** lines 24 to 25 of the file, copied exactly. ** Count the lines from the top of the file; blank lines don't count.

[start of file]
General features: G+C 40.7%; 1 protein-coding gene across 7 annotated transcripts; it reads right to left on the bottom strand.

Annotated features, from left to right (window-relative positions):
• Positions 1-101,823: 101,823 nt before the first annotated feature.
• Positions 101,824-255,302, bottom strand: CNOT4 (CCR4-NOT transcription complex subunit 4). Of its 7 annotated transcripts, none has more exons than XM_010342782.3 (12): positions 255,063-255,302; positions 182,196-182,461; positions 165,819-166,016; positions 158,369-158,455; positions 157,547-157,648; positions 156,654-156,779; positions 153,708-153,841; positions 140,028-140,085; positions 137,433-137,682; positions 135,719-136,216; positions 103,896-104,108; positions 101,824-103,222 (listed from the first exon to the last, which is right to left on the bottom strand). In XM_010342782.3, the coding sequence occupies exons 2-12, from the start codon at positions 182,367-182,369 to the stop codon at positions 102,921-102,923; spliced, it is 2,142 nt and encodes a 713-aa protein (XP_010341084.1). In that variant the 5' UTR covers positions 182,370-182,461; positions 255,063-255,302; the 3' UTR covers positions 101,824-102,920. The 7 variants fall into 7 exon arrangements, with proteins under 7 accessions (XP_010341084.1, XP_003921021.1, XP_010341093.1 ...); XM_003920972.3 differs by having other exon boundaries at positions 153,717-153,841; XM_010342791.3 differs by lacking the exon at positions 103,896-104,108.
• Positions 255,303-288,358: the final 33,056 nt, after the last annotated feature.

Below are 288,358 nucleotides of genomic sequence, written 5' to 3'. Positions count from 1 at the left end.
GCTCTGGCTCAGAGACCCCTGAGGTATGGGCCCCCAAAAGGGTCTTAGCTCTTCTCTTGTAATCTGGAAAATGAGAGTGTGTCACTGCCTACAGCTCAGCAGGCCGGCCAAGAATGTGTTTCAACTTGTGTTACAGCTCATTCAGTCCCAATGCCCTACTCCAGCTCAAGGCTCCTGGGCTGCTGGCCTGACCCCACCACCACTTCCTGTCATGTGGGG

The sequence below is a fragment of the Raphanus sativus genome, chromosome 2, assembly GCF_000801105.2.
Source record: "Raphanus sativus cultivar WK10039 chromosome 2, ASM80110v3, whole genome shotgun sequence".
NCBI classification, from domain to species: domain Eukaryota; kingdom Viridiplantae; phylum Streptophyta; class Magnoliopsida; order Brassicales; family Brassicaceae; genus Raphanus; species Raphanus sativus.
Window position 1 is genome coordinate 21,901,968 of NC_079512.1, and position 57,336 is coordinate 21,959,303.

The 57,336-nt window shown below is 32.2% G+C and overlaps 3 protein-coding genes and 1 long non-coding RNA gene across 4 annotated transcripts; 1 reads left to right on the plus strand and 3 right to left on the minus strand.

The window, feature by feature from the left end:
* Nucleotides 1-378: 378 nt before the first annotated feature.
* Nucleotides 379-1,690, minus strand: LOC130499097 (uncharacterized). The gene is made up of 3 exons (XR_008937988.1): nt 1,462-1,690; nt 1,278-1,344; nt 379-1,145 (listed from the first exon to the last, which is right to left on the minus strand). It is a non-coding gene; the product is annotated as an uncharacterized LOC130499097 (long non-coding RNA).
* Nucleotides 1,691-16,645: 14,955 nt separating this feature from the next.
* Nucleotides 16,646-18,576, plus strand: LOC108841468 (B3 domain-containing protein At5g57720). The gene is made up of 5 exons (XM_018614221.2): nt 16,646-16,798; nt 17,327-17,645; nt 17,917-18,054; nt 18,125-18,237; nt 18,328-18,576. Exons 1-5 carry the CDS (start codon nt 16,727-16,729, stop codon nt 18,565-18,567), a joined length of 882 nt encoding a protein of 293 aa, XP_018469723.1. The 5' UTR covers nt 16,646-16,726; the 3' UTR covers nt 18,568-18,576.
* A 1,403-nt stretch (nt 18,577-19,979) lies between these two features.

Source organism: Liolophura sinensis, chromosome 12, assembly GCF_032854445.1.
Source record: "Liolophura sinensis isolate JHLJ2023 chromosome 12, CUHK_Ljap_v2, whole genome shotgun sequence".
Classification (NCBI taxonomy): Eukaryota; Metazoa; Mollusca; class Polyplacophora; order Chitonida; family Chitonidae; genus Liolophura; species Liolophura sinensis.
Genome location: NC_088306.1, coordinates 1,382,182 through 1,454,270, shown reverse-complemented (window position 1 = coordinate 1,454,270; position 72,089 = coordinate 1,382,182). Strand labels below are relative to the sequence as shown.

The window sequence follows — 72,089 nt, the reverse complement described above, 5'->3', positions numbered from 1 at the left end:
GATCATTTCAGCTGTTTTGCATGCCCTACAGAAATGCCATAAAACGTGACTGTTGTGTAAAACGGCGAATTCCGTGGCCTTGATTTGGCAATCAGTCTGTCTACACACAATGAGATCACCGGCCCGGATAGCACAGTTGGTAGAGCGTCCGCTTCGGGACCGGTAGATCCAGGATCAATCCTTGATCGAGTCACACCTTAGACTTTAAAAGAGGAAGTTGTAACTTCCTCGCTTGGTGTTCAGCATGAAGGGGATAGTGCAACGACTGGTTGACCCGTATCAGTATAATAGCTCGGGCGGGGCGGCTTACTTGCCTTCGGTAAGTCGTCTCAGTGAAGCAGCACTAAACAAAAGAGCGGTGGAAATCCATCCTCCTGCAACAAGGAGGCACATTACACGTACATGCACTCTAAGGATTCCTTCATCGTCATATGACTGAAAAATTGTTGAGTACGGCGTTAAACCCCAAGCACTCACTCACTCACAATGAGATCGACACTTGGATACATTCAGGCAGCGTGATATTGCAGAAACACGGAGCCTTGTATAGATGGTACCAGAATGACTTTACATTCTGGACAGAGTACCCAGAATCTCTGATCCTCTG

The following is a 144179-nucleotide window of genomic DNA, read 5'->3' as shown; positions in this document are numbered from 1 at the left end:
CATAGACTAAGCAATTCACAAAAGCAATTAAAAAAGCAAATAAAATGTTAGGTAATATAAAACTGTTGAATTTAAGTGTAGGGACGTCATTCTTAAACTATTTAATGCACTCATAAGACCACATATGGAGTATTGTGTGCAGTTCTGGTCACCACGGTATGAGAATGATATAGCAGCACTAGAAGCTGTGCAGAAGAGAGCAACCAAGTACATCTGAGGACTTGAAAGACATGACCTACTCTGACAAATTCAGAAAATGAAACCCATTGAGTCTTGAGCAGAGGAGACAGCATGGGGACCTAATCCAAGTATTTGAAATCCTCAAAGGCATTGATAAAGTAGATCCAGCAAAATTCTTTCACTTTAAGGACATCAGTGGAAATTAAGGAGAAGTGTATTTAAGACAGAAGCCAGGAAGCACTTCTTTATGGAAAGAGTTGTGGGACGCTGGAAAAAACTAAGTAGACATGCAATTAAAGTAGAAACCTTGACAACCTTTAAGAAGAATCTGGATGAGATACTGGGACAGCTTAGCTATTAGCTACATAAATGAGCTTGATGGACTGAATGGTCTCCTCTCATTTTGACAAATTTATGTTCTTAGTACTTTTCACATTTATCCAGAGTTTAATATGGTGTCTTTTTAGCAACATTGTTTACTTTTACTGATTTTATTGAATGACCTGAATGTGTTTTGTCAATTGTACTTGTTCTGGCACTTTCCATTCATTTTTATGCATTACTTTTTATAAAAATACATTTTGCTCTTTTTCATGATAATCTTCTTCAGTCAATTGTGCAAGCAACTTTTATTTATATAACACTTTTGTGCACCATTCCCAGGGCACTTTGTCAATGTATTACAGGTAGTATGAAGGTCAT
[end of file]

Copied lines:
GATCATTTCAGCTGTTTTGCATGCCCTACAGAAATGCCATAAAACGTGACTGTTGTGTAAAACGGCGAATTCCGTGGCCTTGATTTGGCAATCAGTCTGTCTACACACAATGAGATCACCGGCCCGGATAGCACAGTTGGTAGAGCGTCCGCTTCGGGACCGGTAGATCCAGGATCAATCCTTGATCGAGTCACACCTTAGACTTTAAAAGAGGAAGTTGTAACTTCCTCGCTTGGTGTTCAGCATGAAGGGGATAGTGCAACGACTGGTTGACCCGTATCAGTATAATAGCTCGGGCGGGGCGGCTTACTTGCCTTCGGTAAGTCGTCTCAGTGAAGCAGCACTAAACAAAAGAGCGGTGGAAATCCATCCTCCTGCAACAAGGAGGCACATTACACGTACATGCACTCTAAGGATTCCTTCATCGTCATATGACTGAAAAATTGTTGAGTACGGCGTTAAACCCCAAGCACTCACTCACTCACAATGAGATCGACACTTGGATACATTCAGGCAGCGTGATATTGCAGAAACACGGAGCCTTGTATAGATGGTACCAGAATGACTTTACATTCTGGACAGAGTACCCAGAATCTCTGATCCTCTG

The following is a 144179-nucleotide window of genomic DNA, read 5'->3' as shown; positions in this document are numbered from 1 at the left end: